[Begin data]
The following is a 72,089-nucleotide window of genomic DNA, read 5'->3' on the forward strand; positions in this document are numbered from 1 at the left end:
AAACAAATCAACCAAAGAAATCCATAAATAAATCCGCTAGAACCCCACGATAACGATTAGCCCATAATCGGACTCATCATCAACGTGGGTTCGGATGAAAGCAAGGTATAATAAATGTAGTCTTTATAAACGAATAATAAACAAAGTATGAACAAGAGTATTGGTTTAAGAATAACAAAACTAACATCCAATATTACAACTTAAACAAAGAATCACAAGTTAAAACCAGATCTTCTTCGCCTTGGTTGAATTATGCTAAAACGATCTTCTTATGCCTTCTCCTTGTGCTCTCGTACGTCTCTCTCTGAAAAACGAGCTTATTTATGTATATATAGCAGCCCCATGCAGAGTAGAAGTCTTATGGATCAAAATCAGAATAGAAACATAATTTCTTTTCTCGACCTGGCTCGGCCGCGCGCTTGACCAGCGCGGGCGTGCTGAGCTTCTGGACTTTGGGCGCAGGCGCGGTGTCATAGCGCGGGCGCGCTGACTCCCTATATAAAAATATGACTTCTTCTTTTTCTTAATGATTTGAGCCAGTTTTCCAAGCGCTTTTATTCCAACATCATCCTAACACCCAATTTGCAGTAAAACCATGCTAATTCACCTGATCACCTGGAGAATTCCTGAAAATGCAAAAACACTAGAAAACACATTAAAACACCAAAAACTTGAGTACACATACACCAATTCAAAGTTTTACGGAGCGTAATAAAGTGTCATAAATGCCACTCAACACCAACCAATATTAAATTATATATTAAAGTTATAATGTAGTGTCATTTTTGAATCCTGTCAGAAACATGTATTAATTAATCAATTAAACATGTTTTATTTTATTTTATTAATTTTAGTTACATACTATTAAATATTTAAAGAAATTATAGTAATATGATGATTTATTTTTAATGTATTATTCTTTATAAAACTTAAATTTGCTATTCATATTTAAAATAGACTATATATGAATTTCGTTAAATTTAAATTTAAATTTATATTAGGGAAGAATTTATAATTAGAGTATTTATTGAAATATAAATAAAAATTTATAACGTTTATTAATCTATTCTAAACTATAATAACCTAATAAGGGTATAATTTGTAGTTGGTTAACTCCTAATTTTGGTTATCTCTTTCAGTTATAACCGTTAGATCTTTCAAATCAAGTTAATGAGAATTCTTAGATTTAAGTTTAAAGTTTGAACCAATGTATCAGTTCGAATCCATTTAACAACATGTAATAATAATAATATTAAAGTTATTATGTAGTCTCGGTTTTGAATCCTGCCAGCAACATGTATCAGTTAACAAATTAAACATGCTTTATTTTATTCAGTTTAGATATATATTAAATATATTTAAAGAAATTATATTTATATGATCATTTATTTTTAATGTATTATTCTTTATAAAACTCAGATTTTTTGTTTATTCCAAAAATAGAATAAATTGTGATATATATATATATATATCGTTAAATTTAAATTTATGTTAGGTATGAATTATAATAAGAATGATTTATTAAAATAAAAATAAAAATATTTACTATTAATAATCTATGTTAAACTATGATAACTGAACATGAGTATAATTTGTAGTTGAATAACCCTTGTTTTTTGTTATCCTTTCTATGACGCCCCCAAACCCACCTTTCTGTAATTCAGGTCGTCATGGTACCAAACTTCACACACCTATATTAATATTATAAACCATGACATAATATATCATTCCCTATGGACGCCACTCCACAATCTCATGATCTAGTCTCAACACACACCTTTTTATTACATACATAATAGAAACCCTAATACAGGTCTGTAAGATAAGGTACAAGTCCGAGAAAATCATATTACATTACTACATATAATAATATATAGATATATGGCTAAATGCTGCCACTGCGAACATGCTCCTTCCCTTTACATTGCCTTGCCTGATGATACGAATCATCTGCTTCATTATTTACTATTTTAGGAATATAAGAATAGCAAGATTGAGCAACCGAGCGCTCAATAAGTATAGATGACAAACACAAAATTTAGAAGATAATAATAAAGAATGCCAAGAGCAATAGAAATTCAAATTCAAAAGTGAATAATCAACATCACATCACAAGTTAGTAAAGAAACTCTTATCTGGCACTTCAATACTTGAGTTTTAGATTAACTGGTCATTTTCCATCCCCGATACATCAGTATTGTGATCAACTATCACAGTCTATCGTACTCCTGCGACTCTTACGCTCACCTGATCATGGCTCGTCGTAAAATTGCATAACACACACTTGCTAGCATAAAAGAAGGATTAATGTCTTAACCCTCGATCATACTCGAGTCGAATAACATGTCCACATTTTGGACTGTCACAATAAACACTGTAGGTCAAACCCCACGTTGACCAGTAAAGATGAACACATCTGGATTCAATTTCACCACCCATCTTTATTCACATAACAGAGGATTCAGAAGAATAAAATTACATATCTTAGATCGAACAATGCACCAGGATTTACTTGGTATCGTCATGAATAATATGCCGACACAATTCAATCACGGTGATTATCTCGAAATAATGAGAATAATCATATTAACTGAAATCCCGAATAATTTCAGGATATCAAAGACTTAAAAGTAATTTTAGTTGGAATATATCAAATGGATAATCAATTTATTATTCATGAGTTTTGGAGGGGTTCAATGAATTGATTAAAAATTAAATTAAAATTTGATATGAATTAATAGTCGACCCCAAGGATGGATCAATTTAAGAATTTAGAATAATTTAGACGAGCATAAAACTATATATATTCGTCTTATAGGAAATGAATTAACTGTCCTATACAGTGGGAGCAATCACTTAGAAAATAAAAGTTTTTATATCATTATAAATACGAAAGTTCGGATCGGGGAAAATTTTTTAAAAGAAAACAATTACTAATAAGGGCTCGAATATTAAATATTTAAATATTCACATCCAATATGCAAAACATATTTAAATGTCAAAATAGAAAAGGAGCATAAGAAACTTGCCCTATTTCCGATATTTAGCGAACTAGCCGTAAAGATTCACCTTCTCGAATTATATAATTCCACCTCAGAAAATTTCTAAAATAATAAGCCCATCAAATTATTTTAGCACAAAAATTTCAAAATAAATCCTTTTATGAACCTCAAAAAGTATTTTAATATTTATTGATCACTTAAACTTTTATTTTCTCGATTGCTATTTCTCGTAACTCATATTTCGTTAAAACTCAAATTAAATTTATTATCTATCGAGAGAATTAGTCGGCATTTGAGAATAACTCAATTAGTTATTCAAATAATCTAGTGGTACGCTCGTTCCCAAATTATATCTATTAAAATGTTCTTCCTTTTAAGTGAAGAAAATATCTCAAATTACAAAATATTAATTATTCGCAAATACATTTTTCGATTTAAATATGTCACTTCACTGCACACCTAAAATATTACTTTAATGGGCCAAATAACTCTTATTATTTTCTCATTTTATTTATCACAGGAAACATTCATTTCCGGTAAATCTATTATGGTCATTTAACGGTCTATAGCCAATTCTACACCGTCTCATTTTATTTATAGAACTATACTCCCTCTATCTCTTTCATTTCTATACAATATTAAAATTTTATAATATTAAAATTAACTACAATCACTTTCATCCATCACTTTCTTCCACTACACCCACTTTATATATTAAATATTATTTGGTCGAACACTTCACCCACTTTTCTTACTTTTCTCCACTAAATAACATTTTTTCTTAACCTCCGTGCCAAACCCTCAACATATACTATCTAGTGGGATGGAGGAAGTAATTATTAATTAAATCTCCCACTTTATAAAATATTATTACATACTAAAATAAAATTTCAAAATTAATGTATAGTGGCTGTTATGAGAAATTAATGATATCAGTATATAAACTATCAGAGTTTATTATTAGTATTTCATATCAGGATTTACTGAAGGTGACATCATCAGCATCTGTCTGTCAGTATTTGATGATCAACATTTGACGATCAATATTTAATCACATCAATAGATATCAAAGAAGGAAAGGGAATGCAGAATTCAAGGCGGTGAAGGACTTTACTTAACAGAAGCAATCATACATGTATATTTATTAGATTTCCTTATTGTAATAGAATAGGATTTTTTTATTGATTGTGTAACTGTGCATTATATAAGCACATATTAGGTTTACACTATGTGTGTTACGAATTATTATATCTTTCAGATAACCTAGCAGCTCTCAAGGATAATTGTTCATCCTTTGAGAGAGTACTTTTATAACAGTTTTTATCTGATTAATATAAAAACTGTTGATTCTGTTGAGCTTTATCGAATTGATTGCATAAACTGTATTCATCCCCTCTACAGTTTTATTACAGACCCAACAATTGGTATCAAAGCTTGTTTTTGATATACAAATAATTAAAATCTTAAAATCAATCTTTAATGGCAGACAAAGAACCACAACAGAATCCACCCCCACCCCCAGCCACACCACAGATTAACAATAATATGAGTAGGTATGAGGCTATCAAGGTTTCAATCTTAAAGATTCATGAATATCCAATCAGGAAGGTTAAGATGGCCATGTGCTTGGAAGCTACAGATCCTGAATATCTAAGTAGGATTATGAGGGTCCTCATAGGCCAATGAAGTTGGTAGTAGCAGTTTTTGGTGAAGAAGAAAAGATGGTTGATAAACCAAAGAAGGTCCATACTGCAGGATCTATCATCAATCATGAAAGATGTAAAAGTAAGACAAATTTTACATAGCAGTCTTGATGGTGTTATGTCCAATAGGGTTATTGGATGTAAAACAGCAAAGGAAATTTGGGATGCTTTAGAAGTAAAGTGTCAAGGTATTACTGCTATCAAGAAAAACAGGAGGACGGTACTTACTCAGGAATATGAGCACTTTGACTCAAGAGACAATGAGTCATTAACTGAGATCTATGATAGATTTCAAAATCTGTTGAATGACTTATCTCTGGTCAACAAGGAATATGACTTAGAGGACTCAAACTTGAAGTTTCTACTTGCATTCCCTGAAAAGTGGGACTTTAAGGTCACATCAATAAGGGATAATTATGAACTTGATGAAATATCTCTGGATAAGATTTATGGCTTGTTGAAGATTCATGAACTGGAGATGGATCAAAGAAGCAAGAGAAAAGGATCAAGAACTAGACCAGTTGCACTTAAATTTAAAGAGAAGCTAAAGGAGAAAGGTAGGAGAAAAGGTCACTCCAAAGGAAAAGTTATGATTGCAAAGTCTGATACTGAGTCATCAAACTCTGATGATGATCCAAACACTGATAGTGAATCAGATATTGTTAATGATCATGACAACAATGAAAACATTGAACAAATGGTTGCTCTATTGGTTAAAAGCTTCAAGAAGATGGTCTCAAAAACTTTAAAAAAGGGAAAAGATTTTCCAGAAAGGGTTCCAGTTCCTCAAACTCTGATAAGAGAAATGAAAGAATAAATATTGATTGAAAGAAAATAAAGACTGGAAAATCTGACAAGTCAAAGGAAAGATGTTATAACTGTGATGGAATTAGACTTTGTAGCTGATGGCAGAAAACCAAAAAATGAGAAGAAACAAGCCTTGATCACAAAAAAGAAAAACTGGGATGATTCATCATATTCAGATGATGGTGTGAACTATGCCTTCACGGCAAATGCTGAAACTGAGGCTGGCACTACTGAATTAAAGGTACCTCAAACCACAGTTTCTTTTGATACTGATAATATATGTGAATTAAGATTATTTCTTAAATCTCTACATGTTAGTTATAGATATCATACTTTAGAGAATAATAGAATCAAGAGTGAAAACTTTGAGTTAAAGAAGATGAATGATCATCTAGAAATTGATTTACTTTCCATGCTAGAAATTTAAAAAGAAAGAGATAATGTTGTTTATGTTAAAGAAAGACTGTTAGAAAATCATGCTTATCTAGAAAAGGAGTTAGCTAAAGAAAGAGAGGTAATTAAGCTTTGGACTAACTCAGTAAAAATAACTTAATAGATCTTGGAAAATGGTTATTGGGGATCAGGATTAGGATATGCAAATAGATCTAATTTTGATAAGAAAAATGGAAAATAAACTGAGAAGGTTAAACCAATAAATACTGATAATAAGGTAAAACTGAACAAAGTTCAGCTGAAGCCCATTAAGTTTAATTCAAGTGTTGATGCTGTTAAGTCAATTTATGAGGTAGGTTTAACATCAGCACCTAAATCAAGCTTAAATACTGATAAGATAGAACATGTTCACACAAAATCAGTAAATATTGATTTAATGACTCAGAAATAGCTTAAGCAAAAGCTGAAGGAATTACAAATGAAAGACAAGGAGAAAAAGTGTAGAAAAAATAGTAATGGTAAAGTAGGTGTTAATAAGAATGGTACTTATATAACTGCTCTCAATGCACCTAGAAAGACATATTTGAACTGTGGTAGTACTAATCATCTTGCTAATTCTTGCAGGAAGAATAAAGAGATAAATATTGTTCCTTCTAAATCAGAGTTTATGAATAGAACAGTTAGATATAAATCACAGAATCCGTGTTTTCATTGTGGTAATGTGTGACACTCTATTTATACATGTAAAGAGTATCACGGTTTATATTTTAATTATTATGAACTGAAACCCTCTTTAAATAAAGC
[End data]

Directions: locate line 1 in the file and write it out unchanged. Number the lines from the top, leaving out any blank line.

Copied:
The following is a 72,089-nucleotide window of genomic DNA, read 5'->3' on the forward strand; positions in this document are numbered from 1 at the left end: